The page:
Home » New laws guarantees to let cities ban handguns, but it stays unclear if it is going to work

New laws guarantees to let cities ban handguns, but it stays unclear if it is going to work

by newsking24

While proposed gun management laws put ahead by the Liberal authorities on Tuesday would allow cities to ban handguns — with bylaws that prohibit their possession, storage and transportation — it stays unclear whether or not the brand new measures would achieve decreasing gun crime. 

Under the proposed laws, cities would have a variety of choices. 

Some embrace an outright ban on having a handgun wherever inside a metropolis’s limits. Or a metropolis may ban the storage of handguns in a home, requiring homeowners to pay for storage at a gun membership or different facility. 

Any bylaw handed by a metropolis could be supported with penalties that would embrace jail time. 

But it is “questionable what a handgun ban can achieve,” in line with A.J. Somerset, creator of Arms: the Culture and Credo of the Gun, “because the argument would be that the criminal market can adapt and switch to alternative sources of supply — chiefly smuggling.

“Criminals are going to maneuver issues out and in of cities. Cities do not need borders is the massive downside, and we won’t actually management these borders,” Somerset told CBC News.

“If you are going to have a ban on handguns it must be a federal ban on handguns. It must be nationwide.”

Toronto Mayor John Tory said he welcomes the federal government’s efforts to address gun crime, and reaffirmed his desire to see a federal handgun ban without specifically mentioning support for the patchwork of municipal bans proposed by the federal Liberals. 

“The metropolis seems ahead to receiving particulars … on how such a ban would work and what its influence could be on gun violence,” Tory said in a statement.

The Federation of Canadian Municipalities says it has not taken a position on letting cities ban handguns.

Targeting smugglers 

A spokesperson for Ontario Solicitor General Sylvia Jones says the provincial government is reviewing the proposed legislation but that it would prefer to focus “on motion that makes an actual influence in decreasing unlawful gun and gang violence.”

“As legislation enforcement specialists routinely spotlight, it has not been demonstrated that banning authorized firearms and focusing on law-abiding residents would meaningfully handle the issue of gun violence,” the spokesperson told CBC News. 

It’s legitimate for some Canadians to feel that their Canada does not include handguns.–  Author A.J. Somerset

In the meantime, the Ontario government said it would be happy to work with the federal government on tightening border restrictions to prevent guns being smuggled from the U.S. into Canada; where it says 80 per cent of illegal guns come from.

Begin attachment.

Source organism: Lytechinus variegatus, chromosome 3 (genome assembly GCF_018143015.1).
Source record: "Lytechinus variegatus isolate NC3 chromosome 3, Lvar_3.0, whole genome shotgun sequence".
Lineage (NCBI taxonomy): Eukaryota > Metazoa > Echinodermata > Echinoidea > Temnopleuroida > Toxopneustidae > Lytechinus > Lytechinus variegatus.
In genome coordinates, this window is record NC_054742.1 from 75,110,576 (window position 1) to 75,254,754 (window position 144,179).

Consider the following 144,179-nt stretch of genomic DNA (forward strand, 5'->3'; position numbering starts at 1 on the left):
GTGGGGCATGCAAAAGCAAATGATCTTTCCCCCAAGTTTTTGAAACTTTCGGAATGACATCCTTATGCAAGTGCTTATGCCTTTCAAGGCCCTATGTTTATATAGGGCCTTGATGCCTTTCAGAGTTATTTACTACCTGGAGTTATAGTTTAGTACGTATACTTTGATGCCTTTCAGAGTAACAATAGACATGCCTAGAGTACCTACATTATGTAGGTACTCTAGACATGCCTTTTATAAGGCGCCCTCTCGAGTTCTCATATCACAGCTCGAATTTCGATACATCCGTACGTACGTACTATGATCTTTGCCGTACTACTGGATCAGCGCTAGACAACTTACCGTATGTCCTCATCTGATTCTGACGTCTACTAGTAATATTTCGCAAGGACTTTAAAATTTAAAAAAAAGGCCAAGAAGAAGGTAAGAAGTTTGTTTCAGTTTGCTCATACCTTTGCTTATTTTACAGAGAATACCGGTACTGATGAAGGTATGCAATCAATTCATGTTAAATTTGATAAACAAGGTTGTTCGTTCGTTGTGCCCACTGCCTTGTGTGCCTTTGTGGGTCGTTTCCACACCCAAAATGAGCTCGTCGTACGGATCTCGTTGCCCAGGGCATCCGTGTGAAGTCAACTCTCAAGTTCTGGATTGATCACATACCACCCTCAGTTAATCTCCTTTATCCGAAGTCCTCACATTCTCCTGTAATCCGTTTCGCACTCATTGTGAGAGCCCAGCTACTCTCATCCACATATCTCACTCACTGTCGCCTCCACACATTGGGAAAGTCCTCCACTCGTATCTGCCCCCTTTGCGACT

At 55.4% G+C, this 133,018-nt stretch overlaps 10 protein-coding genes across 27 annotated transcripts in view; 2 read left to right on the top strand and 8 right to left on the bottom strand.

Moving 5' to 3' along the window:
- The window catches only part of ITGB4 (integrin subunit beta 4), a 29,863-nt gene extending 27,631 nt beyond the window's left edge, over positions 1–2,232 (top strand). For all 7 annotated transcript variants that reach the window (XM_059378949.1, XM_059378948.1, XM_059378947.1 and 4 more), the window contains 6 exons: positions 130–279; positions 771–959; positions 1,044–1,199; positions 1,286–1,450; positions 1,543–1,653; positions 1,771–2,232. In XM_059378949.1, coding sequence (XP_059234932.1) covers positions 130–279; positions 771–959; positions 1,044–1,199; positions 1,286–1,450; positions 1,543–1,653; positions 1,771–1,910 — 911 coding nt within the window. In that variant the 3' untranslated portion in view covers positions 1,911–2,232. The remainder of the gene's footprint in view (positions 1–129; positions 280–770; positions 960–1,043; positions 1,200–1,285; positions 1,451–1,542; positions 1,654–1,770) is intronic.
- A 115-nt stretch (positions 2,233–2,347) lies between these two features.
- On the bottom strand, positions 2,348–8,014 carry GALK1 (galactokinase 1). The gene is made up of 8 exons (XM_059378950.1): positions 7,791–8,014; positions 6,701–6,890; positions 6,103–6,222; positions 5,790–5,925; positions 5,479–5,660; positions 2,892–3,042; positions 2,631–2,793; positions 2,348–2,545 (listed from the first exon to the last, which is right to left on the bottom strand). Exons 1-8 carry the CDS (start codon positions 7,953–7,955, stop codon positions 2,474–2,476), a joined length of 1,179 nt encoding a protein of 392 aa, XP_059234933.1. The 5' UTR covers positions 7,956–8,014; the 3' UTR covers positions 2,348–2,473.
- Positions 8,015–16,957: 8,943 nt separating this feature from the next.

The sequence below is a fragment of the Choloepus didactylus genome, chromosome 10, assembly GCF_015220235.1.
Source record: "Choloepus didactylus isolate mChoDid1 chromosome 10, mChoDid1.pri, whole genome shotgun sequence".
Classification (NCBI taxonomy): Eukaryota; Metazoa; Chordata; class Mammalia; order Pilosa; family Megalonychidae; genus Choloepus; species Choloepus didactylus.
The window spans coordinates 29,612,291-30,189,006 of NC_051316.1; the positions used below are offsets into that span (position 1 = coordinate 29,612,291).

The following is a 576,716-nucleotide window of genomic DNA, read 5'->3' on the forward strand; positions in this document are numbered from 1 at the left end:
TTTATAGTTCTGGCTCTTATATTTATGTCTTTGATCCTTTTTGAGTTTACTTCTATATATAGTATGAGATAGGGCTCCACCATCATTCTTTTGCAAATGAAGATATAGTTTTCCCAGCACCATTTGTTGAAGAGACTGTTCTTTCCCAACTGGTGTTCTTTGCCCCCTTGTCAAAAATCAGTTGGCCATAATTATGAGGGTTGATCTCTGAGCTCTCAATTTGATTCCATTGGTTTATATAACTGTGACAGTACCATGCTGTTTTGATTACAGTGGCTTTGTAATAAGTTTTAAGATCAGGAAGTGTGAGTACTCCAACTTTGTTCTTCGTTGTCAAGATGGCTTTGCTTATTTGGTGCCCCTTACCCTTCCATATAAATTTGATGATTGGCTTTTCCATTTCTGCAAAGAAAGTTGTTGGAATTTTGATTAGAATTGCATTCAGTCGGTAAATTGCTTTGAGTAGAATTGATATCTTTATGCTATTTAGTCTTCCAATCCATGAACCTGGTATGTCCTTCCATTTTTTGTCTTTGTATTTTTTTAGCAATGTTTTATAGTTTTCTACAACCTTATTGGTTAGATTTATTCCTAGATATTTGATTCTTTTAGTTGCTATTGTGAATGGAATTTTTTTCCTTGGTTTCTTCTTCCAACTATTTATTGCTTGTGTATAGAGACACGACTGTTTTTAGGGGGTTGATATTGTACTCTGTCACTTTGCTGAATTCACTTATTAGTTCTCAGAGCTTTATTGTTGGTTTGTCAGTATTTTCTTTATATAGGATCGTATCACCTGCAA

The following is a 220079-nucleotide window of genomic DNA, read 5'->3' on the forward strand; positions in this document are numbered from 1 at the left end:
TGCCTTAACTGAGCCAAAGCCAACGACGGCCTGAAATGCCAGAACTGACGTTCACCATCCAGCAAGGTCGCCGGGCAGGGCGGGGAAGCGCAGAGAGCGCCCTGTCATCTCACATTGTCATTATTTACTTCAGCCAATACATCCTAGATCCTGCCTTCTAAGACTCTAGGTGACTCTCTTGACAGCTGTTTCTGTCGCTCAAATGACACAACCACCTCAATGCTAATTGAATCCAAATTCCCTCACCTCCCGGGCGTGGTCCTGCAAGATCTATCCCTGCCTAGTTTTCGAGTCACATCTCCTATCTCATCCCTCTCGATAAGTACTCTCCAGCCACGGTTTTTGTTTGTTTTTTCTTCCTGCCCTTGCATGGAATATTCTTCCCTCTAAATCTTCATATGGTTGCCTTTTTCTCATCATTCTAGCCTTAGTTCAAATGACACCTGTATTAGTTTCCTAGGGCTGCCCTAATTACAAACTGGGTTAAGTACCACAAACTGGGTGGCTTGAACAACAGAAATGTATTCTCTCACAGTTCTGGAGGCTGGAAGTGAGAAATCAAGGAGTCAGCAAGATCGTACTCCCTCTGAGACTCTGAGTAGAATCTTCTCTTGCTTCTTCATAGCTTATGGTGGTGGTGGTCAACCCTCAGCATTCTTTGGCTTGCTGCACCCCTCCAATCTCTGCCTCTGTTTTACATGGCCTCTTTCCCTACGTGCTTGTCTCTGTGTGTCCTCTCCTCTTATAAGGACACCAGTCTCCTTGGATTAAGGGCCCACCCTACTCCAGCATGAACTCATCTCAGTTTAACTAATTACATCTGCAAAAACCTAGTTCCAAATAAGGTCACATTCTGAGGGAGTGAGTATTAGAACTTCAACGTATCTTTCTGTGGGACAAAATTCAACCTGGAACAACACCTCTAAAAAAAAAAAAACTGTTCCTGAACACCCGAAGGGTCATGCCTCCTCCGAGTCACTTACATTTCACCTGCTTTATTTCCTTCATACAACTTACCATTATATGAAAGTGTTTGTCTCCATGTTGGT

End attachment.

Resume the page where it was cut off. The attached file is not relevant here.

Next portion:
Somerset says if reducing gang violence is the aim of the legislation, then the federal government’s approach to the black market in drugs — which he says fuels the economies of gangs — should be rethought as should the social policies currently being used to target the reasons why people join gangs.

He’s not the only one calling attention to social policy. 

The Ontario Federation of Anglers and Hunters also advocates for a “have a look at the extra societal points which are resulting in a few of the gun violence that we’re seeing,” said Matt DeMille, the group’s manager of fish and wildlife services.

DeMillie says that while he awaits the final version of the legislation, he has concerns about regions such as the Golden Horseshoe, where many municipalities border one another. He says it is not impossible to imagine a situation where each city has restrictions that are only slightly different from their neighbours, making it difficult for owners to understand, let alone comply, with the laws. 

“Adopting measures throughout the province in a patchwork goes to be very tough for individuals to know,” he said.  

Somerset and DeMillie both say the current laws restricting handguns in Canada have reduced the motivations for ownership of handguns to people that use them for target practice at gun clubs. They both say that further restrictions will likely only punish people already following strict regulations. 

“This a part of the invoice does not handle the main downside, which is the illicit use of unlawful weapons in crime,” said Conservative public safety critic Shannon Stubbs.

“It appears that it could trigger individuals to maneuver from and between municipalities whereas creating one more layer of complicated and overlapping laws and guidelines for legislation abiding firearms homeowners whereas doing nothing to really crack down on unlawful gun smuggling, buying and selling, and gang crimes with weapons,” she said.   

Somerset said, irrespective of the hope that new restrictions will bring down gun-related crime in Canada, it is entirely reasonable to impose a national handgun ban if that is what Canadians want. 

“It’s professional for some Canadians to really feel that their Canada doesn’t embrace handguns, it is a professional place to have when asking what sort of a society will we wish to stay in. At that time there actually is not a proper reply any extra, it is what individuals need or don’t need,” he mentioned.

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